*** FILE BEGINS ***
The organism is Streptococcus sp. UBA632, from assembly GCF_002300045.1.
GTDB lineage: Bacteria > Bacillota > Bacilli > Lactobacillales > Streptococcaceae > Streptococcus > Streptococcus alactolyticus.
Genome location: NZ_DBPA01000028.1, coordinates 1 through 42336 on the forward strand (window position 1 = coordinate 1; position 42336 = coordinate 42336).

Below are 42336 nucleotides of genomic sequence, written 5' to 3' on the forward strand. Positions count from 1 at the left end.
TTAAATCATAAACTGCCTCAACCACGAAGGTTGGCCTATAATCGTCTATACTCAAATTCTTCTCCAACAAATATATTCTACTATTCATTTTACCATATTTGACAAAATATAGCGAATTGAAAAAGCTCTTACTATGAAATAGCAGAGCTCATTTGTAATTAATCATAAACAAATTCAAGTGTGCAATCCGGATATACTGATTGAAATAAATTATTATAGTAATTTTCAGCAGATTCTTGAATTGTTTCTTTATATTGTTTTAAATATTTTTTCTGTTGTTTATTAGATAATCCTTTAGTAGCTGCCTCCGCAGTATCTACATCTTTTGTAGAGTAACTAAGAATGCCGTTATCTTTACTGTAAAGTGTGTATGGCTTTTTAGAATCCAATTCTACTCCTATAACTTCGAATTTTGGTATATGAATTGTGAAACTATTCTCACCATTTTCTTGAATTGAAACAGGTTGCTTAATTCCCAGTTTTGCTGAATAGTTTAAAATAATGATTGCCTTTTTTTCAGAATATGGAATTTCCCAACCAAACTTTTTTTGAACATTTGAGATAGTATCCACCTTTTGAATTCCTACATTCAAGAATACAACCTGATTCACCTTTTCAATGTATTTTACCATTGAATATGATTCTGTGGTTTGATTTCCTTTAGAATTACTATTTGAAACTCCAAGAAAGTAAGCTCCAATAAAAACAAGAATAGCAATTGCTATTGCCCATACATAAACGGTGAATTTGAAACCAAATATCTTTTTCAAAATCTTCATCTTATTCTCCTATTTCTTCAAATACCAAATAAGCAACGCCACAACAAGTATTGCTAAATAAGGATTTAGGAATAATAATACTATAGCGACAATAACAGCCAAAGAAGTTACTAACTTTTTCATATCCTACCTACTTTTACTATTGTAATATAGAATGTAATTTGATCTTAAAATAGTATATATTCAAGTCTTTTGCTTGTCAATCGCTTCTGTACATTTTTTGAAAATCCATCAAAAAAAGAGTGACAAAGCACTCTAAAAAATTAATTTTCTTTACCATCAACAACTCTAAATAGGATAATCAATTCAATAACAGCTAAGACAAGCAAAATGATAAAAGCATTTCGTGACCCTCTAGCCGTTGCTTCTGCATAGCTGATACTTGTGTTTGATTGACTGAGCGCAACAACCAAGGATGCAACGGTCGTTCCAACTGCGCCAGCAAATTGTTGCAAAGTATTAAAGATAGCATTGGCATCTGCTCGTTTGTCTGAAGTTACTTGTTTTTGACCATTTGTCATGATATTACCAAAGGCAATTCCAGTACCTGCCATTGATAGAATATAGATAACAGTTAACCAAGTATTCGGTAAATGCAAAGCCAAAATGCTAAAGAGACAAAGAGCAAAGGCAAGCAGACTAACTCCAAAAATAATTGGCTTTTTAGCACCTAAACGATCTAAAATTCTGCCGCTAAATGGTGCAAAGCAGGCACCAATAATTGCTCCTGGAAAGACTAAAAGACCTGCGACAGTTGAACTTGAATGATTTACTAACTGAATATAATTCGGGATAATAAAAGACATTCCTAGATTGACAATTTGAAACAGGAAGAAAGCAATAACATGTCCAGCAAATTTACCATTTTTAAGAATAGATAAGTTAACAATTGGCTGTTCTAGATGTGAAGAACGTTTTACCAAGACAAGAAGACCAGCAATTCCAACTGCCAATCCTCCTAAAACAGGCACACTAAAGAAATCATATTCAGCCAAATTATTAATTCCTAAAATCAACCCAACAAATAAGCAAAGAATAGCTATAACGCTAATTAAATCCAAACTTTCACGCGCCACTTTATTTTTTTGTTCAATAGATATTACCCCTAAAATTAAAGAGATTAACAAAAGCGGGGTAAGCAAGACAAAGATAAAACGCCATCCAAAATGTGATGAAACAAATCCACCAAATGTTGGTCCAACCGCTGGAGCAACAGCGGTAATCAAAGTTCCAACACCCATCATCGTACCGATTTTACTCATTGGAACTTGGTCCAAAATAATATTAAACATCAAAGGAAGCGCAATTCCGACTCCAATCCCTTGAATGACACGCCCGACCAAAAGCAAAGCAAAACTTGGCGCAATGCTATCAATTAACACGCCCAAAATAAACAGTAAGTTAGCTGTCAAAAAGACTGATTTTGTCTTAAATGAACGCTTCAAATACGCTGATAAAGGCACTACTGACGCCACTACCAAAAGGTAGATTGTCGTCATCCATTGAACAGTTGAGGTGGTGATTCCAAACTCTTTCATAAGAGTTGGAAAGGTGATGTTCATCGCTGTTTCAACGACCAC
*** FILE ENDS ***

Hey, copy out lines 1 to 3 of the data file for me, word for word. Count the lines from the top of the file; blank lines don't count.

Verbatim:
The organism is Streptococcus sp. UBA632, from assembly GCF_002300045.1.
GTDB lineage: Bacteria > Bacillota > Bacilli > Lactobacillales > Streptococcaceae > Streptococcus > Streptococcus alactolyticus.
Genome location: NZ_DBPA01000028.1, coordinates 1 through 42336 on the forward strand (window position 1 = coordinate 1; position 42336 = coordinate 42336).